Some Texas Inmates Do Without Medical Care to Avoid $100 Fee


Under a new state law, Texas prisoners who seek medical care pay a fee of $100 once a year, whether they see a doctor once or multiple times, says the Texas Tribune. If they don’t see a doctor at all, they can avoid the fee altogether. Critics of the law say the fee has had unintended consequences — including situations where inmates are refusing treatment and a complicated administrative process for inmates who say they have been charged incorrectly. The fee, critics say, hasn’t even met financial expectations.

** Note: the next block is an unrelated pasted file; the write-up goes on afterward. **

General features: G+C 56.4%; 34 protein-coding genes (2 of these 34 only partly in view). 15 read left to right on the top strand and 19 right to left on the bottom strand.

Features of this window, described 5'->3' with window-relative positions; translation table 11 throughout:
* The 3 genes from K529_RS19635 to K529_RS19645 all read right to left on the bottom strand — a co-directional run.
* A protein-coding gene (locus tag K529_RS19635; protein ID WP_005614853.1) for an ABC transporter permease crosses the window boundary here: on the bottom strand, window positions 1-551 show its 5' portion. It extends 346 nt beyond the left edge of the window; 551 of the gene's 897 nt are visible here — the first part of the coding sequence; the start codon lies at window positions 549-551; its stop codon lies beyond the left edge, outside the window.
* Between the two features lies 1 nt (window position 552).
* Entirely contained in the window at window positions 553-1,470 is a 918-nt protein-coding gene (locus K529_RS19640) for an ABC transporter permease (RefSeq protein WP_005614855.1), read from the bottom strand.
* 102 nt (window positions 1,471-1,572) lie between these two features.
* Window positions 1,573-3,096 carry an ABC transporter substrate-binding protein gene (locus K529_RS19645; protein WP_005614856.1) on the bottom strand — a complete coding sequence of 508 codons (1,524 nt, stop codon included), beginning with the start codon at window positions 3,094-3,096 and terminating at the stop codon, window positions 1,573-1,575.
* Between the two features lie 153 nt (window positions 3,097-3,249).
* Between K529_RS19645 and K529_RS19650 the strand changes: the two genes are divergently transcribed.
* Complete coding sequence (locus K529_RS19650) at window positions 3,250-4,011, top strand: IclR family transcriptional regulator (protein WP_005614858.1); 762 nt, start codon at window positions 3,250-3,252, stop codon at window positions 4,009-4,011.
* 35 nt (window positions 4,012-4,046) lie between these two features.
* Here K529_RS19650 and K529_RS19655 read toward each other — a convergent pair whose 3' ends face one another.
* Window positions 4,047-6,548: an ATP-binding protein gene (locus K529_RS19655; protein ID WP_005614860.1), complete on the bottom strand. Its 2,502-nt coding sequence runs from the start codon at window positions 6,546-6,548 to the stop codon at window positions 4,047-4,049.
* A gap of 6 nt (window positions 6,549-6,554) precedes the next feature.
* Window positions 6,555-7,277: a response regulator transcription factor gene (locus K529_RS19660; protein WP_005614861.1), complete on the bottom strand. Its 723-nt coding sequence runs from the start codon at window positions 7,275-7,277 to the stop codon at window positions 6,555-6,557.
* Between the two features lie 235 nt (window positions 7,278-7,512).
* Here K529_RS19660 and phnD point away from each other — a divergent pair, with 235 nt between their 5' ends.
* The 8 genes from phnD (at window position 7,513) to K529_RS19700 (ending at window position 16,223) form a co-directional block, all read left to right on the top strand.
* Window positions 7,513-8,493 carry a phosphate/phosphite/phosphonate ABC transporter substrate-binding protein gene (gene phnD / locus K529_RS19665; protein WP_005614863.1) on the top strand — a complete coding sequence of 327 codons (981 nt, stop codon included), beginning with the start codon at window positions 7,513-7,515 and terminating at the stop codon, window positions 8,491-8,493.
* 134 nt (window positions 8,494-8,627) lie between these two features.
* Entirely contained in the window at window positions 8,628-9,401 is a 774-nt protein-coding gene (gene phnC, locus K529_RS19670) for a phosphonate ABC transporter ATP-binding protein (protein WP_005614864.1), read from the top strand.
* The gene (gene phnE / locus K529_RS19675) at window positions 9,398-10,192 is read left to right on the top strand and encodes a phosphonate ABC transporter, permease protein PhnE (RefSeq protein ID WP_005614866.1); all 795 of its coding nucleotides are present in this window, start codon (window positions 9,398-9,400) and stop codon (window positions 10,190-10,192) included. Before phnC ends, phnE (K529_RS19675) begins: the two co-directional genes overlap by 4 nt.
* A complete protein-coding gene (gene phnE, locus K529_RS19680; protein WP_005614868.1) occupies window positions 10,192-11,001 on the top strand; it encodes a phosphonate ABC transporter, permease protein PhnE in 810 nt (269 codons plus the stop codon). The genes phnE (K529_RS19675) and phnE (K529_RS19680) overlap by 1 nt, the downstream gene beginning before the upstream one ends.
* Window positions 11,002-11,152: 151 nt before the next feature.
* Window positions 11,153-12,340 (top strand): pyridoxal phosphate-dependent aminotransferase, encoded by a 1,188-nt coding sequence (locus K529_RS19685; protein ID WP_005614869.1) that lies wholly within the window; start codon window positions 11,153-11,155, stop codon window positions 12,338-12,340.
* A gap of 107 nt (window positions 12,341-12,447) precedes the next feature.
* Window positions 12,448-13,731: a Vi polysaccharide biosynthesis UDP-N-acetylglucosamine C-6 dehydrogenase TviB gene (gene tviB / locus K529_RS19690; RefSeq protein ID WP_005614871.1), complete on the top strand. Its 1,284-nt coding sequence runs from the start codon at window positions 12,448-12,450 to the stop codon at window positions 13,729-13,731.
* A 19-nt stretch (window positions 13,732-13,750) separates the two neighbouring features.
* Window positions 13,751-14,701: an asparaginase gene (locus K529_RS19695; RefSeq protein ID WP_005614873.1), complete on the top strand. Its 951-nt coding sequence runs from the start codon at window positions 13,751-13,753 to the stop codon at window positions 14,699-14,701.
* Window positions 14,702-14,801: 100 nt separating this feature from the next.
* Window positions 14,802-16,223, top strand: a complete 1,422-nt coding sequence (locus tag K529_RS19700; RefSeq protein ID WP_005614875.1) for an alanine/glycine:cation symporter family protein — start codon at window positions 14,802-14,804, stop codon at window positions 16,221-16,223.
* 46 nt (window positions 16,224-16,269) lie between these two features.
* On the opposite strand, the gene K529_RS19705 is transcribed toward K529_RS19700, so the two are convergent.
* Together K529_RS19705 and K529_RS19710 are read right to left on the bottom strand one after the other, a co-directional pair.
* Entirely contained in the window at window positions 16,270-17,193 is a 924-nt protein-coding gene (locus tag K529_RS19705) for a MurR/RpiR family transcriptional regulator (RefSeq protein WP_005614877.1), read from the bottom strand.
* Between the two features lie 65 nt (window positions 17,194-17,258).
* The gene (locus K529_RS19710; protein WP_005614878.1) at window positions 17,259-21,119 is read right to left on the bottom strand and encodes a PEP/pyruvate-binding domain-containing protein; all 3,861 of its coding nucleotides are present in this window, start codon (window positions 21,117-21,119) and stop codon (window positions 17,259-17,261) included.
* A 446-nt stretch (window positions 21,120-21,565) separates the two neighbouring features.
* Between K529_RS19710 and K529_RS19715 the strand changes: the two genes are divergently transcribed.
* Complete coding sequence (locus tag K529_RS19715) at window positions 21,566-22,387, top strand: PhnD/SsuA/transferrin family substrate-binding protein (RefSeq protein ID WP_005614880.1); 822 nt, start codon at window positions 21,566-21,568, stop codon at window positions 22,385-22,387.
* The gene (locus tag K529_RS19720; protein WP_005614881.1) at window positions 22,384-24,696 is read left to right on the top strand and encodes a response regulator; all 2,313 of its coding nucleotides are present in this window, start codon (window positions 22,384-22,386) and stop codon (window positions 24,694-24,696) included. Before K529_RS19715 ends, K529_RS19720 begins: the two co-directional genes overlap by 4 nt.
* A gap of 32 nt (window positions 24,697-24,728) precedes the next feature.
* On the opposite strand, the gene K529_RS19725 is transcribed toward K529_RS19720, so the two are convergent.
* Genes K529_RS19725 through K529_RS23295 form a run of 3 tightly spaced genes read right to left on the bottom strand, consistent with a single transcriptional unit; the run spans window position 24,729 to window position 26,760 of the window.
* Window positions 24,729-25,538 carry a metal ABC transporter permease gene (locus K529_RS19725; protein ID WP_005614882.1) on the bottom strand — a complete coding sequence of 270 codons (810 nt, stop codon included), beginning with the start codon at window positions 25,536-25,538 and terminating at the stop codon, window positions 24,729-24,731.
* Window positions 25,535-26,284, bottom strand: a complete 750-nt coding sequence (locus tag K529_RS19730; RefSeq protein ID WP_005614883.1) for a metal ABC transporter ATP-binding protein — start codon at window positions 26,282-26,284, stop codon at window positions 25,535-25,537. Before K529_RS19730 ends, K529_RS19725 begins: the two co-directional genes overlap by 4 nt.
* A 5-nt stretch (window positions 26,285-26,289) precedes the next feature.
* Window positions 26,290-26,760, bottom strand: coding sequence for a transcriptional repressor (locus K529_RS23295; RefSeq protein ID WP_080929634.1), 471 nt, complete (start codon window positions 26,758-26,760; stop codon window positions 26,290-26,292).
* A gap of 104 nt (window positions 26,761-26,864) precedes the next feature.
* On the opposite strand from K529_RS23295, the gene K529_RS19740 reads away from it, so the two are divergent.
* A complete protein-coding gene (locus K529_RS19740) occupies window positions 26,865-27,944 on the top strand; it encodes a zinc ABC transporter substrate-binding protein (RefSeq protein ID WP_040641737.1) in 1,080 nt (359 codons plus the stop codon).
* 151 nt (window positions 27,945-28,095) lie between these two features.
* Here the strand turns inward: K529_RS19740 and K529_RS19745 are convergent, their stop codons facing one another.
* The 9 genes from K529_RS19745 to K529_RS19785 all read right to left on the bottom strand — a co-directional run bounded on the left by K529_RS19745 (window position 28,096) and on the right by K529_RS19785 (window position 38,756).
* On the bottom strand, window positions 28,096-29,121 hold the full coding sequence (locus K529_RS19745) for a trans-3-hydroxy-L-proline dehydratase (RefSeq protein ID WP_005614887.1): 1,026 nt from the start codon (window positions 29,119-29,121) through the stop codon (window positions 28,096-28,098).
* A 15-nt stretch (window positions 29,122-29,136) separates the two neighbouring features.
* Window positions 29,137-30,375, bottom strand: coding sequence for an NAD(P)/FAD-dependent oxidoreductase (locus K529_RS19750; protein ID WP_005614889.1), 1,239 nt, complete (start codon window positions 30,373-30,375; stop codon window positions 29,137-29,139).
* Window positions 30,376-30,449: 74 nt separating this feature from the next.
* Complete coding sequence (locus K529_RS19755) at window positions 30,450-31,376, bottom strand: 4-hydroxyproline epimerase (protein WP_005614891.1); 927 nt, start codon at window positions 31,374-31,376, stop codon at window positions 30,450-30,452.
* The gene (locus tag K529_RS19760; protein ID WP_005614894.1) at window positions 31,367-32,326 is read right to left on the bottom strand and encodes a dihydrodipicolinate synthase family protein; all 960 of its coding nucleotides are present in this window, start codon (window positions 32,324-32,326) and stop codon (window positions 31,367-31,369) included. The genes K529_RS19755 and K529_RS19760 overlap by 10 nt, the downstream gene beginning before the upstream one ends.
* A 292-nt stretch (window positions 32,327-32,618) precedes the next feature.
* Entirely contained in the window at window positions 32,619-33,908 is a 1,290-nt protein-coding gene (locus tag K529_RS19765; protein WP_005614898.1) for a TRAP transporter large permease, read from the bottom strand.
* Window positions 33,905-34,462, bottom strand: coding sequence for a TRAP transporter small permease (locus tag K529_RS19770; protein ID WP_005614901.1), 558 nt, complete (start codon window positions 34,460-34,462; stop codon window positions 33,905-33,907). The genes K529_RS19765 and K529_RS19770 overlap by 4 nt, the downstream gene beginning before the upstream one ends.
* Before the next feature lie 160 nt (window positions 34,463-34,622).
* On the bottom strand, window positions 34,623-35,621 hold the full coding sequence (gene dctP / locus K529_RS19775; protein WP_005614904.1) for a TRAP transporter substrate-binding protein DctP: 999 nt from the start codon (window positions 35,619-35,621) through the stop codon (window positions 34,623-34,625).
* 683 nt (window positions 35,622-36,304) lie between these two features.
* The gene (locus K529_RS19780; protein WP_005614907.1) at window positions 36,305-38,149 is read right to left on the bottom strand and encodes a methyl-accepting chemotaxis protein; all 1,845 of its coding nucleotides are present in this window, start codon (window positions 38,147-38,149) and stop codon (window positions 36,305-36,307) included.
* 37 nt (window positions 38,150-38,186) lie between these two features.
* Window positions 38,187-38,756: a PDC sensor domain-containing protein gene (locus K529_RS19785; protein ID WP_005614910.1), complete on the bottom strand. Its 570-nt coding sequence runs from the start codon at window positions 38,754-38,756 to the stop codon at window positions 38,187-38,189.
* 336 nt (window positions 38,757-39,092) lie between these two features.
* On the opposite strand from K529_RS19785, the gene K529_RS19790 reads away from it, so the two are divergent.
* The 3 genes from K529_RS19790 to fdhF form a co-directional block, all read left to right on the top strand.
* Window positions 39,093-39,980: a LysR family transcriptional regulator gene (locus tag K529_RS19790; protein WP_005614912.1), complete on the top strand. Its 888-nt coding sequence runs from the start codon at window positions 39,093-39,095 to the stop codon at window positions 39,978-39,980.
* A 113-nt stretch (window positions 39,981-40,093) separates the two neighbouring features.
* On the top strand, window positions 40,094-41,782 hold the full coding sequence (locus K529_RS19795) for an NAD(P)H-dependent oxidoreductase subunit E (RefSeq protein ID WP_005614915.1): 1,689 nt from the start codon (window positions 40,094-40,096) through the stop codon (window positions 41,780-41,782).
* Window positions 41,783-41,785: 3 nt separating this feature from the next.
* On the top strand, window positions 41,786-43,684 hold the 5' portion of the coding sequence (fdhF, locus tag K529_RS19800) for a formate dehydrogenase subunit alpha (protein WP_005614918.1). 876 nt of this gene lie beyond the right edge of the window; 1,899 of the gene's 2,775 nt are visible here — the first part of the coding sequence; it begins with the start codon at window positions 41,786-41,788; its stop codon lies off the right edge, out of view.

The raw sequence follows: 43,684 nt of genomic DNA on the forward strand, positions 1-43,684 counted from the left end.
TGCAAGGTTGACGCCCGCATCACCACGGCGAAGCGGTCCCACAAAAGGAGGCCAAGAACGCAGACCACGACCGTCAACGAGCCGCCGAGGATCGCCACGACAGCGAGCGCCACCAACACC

Lawmakers who supported the policy change say the goal is to take the burden off taxpayers to pay for inmate health care. “I believe it was the right thing to do at the time,” said state Rep. Jerry Madden, who wrote the bill. “I still think it’s a reasonable thing to do.” The fee has not produced the predicted financial results. The $100 dollar copay was expected to raise $5.7 million in 2012. It generated about $2.5 million. “Quite frankly, it doesn't make much of a difference,” said Dr. Owen Murray of the University of Texas Medical Branch, which along with Texas Tech University Health Sciences Center has administered health care to Texas inmates since 1993.

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